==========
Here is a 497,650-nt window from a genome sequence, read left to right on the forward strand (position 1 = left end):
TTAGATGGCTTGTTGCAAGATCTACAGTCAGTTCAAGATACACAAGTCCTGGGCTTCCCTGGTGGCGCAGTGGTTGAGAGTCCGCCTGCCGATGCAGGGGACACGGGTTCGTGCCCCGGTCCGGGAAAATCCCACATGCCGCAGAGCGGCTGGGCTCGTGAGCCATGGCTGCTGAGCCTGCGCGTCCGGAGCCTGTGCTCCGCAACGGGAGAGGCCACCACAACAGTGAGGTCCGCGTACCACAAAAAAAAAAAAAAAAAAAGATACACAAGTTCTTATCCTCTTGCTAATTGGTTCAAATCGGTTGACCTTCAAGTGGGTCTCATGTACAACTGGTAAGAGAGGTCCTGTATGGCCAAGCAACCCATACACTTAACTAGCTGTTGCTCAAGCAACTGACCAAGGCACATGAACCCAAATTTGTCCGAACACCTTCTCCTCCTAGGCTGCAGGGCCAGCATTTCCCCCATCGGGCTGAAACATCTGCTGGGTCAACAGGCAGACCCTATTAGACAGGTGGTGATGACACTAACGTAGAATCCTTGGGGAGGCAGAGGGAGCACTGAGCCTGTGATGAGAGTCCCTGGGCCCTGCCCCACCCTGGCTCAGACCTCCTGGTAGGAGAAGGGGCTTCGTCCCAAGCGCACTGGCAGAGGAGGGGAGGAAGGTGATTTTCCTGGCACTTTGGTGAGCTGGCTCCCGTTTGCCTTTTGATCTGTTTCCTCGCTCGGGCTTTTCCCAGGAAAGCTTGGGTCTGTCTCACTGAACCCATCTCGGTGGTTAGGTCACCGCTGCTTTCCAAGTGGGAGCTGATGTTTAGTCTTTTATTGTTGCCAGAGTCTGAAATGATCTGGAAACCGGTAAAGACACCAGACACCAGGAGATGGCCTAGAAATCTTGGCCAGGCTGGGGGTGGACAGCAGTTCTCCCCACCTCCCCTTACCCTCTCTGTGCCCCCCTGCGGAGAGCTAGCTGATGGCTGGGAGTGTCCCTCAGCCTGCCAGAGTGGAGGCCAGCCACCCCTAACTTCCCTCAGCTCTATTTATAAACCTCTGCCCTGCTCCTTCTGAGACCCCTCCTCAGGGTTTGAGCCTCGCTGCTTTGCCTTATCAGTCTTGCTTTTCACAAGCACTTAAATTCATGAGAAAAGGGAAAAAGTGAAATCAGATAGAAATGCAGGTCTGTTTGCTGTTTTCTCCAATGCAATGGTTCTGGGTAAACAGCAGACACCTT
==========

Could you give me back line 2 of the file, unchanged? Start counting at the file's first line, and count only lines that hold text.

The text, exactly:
TTAGATGGCTTGTTGCAAGATCTACAGTCAGTTCAAGATACACAAGTCCTGGGCTTCCCTGGTGGCGCAGTGGTTGAGAGTCCGCCTGCCGATGCAGGGGACACGGGTTCGTGCCCCGGTCCGGGAAAATCCCACATGCCGCAGAGCGGCTGGGCTCGTGAGCCATGGCTGCTGAGCCTGCGCGTCCGGAGCCTGTGCTCCGCAACGGGAGAGGCCACCACAACAGTGAGGTCCGCGTACCACAAAAAAAAAAAAAAAAAAAGATACACAAGTTCTTATCCTCTTGCTAATTGGTTCAAATCGGTTGACCTTCAAGTGGGTCTCATGTACAACTGGTAAGAGAGGTCCTGTATGGCCAAGCAACCCATACACTTAACTAGCTGTTGCTCAAGCAACTGACCAAGGCACATGAACCCAAATTTGTCCGAACACCTTCTCCTCCTAGGCTGCAGGGCCAGCATTTCCCCCATCGGGCTGAAACATCTGCTGGGTCAACAGGCAGACCCTATTAGACAGGTGGTGATGACACTAACGTAGAATCCTTGGGGAGGCAGAGGGAGCACTGAGCCTGTGATGAGAGTCCCTGGGCCCTGCCCCACCCTGGCTCAGACCTCCTGGTAGGAGAAGGGGCTTCGTCCCAAGCGCACTGGCAGAGGAGGGGAGGAAGGTGATTTTCCTGGCACTTTGGTGAGCTGGCTCCCGTTTGCCTTTTGATCTGTTTCCTCGCTCGGGCTTTTCCCAGGAAAGCTTGGGTCTGTCTCACTGAACCCATCTCGGTGGTTAGGTCACCGCTGCTTTCCAAGTGGGAGCTGATGTTTAGTCTTTTATTGTTGCCAGAGTCTGAAATGATCTGGAAACCGGTAAAGACACCAGACACCAGGAGATGGCCTAGAAATCTTGGCCAGGCTGGGGGTGGACAGCAGTTCTCCCCACCTCCCCTTACCCTCTCTGTGCCCCCCTGCGGAGAGCTAGCTGATGGCTGGGAGTGTCCCTCAGCCTGCCAGAGTGGAGGCCAGCCACCCCTAACTTCCCTCAGCTCTATTTATAAACCTCTGCCCTGCTCCTTCTGAGACCCCTCCTCAGGGTTTGAGCCTCGCTGCTTTGCCTTATCAGTCTTGCTTTTCACAAGCACTTAAATTCATGAGAAAAGGGAAAAAGTGAAATCAGATAGAAATGCAGGTCTGTTTGCTGTTTTCTCCAATGCAATGGTTCTGGGTAAACAGCAGACACCTT